Pharyngealization is a secondary articulation of consonants or vowels by which the pharynx or epiglottis is constricted during the articulation of the sound.Contents1 IPA symbols 2 Usage2.1 Examples of pharyngealized consonants2.1.1 Stops 2.1.2 Fricatives 2.1.3 Nasals 2.1.4 Approximants3 See also 4 Notes 5 References 6 Further readingIPA symbols[edit] In the International Phonetic Alphabet, pharyngealization can be indicated by one of two methods:A tilde or swung dash through the letter indicates velarization, uvularization or pharyngealization, as in [ᵶ], the pharyngealized equivalent of [z]. The symbol ⟨ˤ⟩ (a superscript variant of ⟨ʕ⟩, the voiced pharyngeal approximant; graphically a reversed glottal stop) after the letter standing for the pharyngealized consonant, as in [tˤ] (the pharyngealized equivalent of [t]).The swung dash or combining tilde diacritic (U+0334) was originally intended to combine with other let
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Postalveolar Click
The alveolar or postalveolar clicks are a family of click consonants found only in Africa
Africa
and in the Damin ritual jargon of Australia. The tongue is more or less concave (depending on the language), and is pulled down rather than back as in the palatal clicks, making a hollower sound than those consonants. The symbol in the International Phonetic Alphabet
International Phonetic Alphabet
that represents the place of articulation of these sounds is ⟨ǃ⟩. The symbol is not an exclamation mark in origin, but rather a vertical bar with a subscript dot, ⟨ ǀ̣ ⟩, the dot being the old diacritic for retroflex consonants. Prior to 1989, ⟨ʗ⟩ (stretched c) was the IPA letter for the alveolar clicks, and this is still preferred by some phoneticians
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Phoneme
A phoneme (/ˈfoʊniːm/) is one of the units of sound (or gesture in the case of sign languages, see chereme) that distinguish one word from another in a particular language. For example, in most dialects of English, the sound patterns /θʌm/ (thumb) and /dʌm/ (dumb) are two separate words distinguished by the substitution of one phoneme, /θ/, for another phoneme, /d/. (Two words like this that differ in meaning through a contrast of a single phoneme form what is called a minimal pair). In many other languages these would be interpreted as exactly the same set of phonemes (i.e. /θ/ and /d/ would be considered the same). In linguistics, phonemes (usually established by the use of minimal pairs, such as kill vs kiss or pat vs bat) are written between slashes, e.g. /p/
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Extinct Languages
An extinct language is a language that no longer has any speakers,[1] especially if it has no living descendants. In contrast, a dead language is "one that is no longer the native language of any community", even if it is still in use, like Latin.[2] In the modern period, language death has typically resulted from the process of cultural assimilation leading to language shift, and the gradual abandonment of a native language in favour of a foreign lingua franca. A language that currently has living native speakers is called a modern language. As of the 2000s, a total of roughly 7,000 natively spoken languages existed worldwide
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Moribund Language
An endangered language, or moribund language, is a language that is at risk of falling out of use as its speakers die out or shift to speaking another language. Language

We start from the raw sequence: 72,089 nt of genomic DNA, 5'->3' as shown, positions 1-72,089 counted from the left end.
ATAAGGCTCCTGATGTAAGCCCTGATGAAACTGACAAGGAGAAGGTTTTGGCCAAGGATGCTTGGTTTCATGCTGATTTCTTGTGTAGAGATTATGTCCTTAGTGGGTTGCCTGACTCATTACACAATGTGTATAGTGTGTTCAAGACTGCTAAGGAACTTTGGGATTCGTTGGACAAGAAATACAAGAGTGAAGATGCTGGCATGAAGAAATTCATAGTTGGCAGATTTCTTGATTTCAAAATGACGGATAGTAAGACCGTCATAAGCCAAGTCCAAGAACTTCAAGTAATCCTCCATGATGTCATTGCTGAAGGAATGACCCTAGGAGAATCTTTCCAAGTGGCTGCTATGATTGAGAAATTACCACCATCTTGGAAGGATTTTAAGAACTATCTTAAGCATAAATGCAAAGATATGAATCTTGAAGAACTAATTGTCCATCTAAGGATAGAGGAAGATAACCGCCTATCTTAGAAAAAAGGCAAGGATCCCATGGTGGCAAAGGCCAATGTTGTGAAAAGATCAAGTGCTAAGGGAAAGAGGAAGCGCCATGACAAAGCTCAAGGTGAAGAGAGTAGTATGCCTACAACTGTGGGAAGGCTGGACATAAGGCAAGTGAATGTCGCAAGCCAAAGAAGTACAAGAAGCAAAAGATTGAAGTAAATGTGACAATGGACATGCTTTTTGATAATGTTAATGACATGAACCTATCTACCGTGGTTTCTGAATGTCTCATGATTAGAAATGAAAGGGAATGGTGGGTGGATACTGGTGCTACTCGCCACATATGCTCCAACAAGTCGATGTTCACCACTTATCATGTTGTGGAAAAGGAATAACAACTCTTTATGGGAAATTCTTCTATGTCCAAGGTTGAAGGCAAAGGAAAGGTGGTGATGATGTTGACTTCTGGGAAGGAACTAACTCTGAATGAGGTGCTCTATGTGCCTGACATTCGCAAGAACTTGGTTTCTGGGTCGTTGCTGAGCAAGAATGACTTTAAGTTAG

Language
loss occurs when the language has no more native speakers and becomes a "dead language". If no one can speak the language at all, it becomes an "extinct language". A dead language may still be studied through recordings or writings, but it is still dead or extinct unless there are fluent speakers.[1] Although languages have always become extinct throughout human history, they are currently dying at an accelerated rate because of globalization, neocolonialism[2] and linguicide (language killing).[3] Language
Language
shift most commonly occurs when speakers switch to a language associated with social or economic power or spoken more widely, the ultimate result being language death
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Endangered Languages
An endangered language, or moribund language, is a language that is at risk of falling out of use as its speakers die out or shift to speaking another language. Language
Language
loss occurs when the language has no more native speakers and becomes a "dead language". If no one can speak the language at all, it becomes an "extinct language". A dead language may still be studied through recordings or writings, but it is still dead or extinct unless there are fluent speakers.[1] Although languages have always become extinct throughout human history, they are currently dying at an accelerated rate because of globalization, neocolonialism[2] and linguicide (language killing).[3] Language
Language
shift most commonly occurs when speakers switch to a language associated with social or economic power or spoken more widely, the ultimate result being language death
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Kalahari Desert
The Kalahari Desert
Desert
is a large semi-arid sandy savanna in Southern Africa
Africa
extending for 900,000 square kilometres (350,000 sq mi), covering much of Botswana
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Namibia
Coordinates: 22°S 17°E / 22°S 17°E / -22; 17 Republic
Republic
of Namibia8 National language namesRepubliek van Namibië  (Afrikaans)[1] Republik Namibia  (German)[2] Namibiab Republiki dib  (Nama)[3] Republika yaNamibia  (Herero)[4] Orepublika yaNamibia  (Kwanyama)[5] Republika zaNamibia  (Kwangali)[6] Repaboleki ya Namibia  (Tswana)[7]